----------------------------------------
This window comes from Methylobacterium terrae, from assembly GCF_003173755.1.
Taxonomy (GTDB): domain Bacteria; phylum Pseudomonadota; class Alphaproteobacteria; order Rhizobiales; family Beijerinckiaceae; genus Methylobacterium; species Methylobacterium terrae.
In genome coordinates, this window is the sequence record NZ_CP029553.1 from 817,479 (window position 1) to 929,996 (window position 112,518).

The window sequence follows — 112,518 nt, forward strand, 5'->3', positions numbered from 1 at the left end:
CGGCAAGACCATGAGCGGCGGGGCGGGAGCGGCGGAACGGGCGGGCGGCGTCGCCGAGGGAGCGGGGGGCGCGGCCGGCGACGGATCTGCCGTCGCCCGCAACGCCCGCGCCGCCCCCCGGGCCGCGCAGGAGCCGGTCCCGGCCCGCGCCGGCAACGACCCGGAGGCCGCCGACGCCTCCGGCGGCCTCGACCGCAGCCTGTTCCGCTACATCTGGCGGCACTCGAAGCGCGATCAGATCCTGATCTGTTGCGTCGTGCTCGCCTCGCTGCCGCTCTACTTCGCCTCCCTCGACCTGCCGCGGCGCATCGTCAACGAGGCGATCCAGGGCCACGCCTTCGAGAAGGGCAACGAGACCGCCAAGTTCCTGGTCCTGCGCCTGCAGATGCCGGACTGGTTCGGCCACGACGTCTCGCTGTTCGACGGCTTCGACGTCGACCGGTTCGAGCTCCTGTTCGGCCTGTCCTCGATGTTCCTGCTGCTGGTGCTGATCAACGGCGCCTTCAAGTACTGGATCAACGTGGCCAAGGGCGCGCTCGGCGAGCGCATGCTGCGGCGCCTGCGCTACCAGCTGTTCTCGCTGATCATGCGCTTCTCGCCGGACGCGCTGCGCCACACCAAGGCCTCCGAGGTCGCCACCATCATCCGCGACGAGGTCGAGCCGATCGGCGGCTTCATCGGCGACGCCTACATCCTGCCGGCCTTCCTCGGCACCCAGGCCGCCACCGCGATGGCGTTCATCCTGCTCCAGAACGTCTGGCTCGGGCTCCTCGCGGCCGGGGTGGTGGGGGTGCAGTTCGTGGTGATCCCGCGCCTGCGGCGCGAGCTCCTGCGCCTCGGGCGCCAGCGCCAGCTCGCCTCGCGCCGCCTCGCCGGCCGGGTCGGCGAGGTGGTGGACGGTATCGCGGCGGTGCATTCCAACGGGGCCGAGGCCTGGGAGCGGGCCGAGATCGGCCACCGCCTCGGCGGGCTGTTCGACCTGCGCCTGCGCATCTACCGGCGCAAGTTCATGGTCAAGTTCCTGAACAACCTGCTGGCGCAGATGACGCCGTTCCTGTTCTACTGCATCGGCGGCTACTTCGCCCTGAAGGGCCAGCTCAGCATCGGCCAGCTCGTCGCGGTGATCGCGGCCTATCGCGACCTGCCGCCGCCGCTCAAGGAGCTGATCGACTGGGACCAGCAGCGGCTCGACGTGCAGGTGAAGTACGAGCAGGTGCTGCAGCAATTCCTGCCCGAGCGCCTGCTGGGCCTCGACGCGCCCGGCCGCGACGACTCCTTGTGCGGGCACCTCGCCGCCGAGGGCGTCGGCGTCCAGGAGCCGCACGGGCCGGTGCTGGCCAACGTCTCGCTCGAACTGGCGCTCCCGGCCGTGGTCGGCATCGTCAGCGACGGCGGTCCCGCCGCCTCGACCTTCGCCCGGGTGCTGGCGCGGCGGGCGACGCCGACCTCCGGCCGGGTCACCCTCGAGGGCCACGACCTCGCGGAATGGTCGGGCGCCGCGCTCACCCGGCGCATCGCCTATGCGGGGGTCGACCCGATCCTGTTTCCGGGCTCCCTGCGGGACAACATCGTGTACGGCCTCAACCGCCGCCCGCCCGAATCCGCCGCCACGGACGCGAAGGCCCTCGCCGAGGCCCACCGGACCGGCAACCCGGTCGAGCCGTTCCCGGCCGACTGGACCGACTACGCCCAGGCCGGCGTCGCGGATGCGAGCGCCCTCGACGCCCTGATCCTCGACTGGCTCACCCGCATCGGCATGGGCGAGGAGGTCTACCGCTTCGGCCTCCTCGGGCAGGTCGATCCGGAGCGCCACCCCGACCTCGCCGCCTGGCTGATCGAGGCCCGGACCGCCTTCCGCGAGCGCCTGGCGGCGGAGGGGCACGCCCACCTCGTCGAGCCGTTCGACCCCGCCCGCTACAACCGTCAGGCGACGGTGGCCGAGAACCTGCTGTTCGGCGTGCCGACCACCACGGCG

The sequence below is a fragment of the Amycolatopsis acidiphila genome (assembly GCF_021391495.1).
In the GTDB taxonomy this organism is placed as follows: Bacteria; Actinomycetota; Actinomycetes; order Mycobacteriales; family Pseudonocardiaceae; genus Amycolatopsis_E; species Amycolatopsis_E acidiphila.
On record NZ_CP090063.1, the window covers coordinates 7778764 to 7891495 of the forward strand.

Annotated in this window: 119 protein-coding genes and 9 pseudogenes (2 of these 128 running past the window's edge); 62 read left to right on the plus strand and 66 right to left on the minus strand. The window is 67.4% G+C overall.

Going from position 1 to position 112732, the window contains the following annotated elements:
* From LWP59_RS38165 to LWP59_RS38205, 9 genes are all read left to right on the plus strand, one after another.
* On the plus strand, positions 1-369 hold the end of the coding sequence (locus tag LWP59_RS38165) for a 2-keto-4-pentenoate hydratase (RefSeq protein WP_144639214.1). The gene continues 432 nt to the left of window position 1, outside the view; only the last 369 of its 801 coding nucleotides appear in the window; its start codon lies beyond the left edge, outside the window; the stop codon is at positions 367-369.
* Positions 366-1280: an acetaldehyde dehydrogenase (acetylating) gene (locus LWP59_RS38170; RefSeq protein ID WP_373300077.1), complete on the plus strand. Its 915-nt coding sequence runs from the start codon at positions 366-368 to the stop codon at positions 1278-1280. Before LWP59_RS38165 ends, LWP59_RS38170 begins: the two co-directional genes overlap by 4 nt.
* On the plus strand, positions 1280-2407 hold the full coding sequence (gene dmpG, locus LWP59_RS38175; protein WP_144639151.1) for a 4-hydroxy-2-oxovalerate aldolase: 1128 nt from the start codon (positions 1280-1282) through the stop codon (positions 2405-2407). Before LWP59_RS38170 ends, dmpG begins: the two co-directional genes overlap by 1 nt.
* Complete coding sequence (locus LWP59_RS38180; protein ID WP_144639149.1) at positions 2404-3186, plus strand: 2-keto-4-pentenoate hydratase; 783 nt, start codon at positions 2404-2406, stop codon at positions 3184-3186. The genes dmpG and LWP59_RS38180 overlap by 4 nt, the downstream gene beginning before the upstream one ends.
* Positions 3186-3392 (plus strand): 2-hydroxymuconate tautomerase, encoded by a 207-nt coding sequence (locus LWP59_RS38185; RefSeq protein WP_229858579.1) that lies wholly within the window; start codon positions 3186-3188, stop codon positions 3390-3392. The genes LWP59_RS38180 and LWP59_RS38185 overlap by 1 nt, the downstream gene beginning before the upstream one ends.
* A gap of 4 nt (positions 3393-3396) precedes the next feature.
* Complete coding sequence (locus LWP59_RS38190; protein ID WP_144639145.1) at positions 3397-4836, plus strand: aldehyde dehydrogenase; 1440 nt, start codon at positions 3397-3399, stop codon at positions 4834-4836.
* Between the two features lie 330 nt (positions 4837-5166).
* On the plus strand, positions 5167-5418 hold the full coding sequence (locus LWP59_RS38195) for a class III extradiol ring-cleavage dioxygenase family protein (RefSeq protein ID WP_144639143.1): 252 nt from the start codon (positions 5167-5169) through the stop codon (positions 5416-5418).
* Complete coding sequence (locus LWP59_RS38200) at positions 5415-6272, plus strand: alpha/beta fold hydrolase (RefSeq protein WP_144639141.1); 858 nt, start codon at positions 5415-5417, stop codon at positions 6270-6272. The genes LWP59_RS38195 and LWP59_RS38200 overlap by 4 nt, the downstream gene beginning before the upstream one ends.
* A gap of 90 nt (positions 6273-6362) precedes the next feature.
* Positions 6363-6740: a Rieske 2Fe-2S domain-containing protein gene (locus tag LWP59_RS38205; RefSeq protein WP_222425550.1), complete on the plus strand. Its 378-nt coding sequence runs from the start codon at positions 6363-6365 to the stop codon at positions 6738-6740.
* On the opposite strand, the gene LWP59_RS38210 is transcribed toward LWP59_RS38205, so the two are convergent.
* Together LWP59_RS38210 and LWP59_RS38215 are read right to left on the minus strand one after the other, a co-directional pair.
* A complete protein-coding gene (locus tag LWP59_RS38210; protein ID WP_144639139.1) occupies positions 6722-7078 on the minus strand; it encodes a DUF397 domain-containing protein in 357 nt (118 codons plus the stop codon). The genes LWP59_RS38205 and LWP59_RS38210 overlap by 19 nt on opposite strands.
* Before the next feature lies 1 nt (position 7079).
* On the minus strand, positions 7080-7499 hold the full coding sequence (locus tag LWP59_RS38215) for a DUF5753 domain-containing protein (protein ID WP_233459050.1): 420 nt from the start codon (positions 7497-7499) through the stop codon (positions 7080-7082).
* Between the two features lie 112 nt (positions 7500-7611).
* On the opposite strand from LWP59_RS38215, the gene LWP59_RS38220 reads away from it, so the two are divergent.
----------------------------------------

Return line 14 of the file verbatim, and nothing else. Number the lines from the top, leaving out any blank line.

* On the plus strand, positions 1280-2407 hold the full coding sequence (gene dmpG, locus LWP59_RS38175; protein WP_144639151.1) for a 4-hydroxy-2-oxovalerate aldolase: 1128 nt from the start codon (positions 1280-1282) through the stop codon (positions 2405-2407). Before LWP59_RS38170 ends, dmpG begins: the two co-directional genes overlap by 1 nt.